Saturday November 29, 2008
Accountant finds breeding cattle more satisfying than dealing with numbers
By HAMDAN RAJA ABDULLAH
A village boy, who had become a successful accountant, decided to turn cattleman to fulfill his boyhood dream of becoming a major cow and goat breeder in the state.
Saipolbahari Suib, 46, from Kampung Parit Tengah in Bukit Naning, Muar, who used to look after his father’s six cows when he was a boy, is now the owner of Say Full Sdn Bhd cattle farm near Pagoh.
With about 1,000 cows, including the Bali breed, and more than 500 goats from the Boer breed, Saipolbahari could be regarded as a successful agro-preneur in the cattle industry.
“It all began after I failed to win the Bakri Umno division Youth chief post in the party election in 2001.
“As an accountant, I was not regarded as a successful person by villagers,” he said in an interview.
Saipolbahari said he then decided to breed cattle on a large scale and he recently defeated Bukit Naning assemblyman Datuk Abdullah Ali for the Bakri Umno division chief post,
He imported cattle with the the assistance of the Malaysian Agriculture, Research and Development Institute (Mardi) and the Veterinary Department.
He said the state government later allotted him several plots of grazing area totalling about 80ha at Lubuk Bakul near Pagoh and he began developing the area into cattle farms.
At the same time, he added, he also set up his own cattle quarantine centre on a 2ha plot along the Pagoh-Parit Sulong road to house imported stocks to help the Muar Veterinary Department.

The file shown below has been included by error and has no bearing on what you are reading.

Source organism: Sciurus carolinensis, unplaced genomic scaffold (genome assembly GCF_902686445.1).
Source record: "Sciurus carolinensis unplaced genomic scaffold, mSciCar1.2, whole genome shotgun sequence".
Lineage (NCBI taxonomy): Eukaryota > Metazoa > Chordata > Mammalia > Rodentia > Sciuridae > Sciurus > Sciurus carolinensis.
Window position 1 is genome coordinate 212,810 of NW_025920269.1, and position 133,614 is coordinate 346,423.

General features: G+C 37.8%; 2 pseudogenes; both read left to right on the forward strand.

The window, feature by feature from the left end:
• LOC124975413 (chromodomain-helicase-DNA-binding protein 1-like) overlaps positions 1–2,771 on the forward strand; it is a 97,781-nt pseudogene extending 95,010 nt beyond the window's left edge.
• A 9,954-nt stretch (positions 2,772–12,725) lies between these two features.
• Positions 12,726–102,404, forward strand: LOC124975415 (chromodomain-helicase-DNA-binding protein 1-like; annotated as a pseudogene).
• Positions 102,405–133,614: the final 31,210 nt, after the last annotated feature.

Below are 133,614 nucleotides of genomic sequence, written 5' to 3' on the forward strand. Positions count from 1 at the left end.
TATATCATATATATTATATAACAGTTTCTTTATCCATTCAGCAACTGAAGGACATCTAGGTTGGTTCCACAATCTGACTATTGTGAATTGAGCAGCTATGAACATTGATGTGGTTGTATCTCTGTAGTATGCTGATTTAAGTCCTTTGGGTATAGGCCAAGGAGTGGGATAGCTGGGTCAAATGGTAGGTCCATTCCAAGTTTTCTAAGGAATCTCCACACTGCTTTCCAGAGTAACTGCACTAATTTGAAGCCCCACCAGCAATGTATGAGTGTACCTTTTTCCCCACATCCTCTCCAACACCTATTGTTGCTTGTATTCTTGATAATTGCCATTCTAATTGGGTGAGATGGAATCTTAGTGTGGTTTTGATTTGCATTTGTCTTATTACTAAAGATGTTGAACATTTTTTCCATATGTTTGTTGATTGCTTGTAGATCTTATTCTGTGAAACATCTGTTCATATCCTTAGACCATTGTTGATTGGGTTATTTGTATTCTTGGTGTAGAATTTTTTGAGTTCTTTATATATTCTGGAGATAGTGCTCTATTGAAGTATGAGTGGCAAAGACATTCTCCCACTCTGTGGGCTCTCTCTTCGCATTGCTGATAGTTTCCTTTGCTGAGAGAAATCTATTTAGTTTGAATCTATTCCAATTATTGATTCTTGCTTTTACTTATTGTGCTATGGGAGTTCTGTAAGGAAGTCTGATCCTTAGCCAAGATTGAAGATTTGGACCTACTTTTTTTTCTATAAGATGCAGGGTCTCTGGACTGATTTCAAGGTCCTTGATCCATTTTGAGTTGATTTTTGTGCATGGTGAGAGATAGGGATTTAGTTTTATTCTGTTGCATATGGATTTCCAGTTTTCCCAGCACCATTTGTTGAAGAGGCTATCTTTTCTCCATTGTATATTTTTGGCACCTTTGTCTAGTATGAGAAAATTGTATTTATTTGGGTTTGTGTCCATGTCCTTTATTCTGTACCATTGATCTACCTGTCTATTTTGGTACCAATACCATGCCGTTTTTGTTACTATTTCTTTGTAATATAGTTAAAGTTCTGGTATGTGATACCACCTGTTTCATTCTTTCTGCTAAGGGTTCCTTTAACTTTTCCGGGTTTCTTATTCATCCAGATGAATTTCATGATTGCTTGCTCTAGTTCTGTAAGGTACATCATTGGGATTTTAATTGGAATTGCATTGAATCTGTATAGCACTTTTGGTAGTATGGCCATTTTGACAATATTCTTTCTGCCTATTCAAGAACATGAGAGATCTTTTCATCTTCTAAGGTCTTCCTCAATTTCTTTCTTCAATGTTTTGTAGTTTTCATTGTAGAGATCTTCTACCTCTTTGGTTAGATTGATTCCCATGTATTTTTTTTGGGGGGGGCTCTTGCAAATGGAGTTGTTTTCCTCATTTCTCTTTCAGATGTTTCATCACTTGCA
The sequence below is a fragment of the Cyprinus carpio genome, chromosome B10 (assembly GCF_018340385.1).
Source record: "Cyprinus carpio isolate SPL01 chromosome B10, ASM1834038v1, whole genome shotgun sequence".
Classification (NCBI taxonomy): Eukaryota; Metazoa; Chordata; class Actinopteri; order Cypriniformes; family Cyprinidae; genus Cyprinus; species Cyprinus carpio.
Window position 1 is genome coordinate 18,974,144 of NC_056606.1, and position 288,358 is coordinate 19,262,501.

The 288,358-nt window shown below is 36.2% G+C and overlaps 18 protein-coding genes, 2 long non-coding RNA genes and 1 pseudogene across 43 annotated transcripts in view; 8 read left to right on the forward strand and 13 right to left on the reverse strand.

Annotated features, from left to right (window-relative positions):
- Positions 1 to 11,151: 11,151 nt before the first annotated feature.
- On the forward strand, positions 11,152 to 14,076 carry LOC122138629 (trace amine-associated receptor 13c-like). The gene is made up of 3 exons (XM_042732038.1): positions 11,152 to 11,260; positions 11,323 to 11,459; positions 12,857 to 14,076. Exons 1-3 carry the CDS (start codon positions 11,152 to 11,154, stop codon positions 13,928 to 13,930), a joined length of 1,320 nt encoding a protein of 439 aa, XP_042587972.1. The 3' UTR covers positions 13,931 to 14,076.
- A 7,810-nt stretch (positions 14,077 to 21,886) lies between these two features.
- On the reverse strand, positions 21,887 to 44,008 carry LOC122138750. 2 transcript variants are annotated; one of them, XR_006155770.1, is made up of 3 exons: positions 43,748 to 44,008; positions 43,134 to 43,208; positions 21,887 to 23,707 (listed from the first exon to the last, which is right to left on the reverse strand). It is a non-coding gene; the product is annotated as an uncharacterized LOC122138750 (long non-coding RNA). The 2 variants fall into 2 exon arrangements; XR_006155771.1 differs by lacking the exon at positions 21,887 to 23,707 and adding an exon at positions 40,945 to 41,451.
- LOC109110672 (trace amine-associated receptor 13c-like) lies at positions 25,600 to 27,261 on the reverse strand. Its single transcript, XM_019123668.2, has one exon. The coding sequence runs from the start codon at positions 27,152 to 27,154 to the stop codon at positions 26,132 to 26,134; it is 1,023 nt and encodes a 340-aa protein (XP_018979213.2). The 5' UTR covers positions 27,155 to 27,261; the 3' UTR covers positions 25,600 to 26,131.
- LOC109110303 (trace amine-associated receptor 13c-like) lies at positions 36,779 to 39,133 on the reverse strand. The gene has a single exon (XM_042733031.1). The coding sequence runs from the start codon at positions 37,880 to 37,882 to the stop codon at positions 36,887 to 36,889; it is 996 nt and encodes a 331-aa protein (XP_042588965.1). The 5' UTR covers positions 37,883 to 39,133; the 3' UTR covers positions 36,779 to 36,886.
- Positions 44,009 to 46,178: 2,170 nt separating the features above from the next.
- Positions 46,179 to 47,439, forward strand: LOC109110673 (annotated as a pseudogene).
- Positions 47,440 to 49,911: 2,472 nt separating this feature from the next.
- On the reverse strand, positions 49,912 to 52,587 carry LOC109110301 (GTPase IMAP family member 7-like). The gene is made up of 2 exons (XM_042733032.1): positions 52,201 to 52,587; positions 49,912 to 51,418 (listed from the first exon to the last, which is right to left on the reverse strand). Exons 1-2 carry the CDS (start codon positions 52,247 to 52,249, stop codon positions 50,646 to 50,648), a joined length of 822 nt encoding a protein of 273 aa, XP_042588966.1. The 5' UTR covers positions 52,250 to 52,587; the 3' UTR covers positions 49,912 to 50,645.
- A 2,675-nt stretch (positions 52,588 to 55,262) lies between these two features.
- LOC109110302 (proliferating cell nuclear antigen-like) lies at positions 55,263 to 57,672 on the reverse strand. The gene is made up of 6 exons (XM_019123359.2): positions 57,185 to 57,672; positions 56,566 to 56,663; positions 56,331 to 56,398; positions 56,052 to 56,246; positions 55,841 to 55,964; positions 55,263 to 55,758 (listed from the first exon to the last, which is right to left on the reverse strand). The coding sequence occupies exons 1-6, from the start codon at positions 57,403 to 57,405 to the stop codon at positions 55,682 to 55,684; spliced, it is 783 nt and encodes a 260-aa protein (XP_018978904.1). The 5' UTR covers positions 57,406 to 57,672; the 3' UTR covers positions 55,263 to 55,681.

“I import several hundred heads of cows and goats at one time from Indonesia, Australia and Africa and these animals need to be quarantined for disease checks,” he said.
Saipolbahari said his commitment in the industry earned him the confidence of the Indonesian Government, which gave him the right to import the Bali breed cow or banteng Bali into Malaysia.
He said Indonesia also made him the sole importer of the breed and had given him permits to import 20,000 heads of the Bali cow in stages.
He said the Bali cow, which has more meat content and little fat, could weigh up to one tonne when matured, adding that, he had imported about 1,000 to date.
He said in the 80s, Felda used to import about 400 heads of Bali cow but the programme was stopped and he planned to re-introduce the cow to farmers and breeders in the country.
Saipolbahari, who believed in the motto - nothing is impossible, said he worked hard for almost seven years to become a successful businessman in the village.
“We don’t need to live in big towns or cities to be successful businessmen as we can become one even in the village.
“Besides cattle, I also rear catfish, patin, tilapia and haruan in 60 ponds and a three-kilometer canal which I dug in my plots,” he said.
Saipolbahari said the fishes brought good money at every harvest too.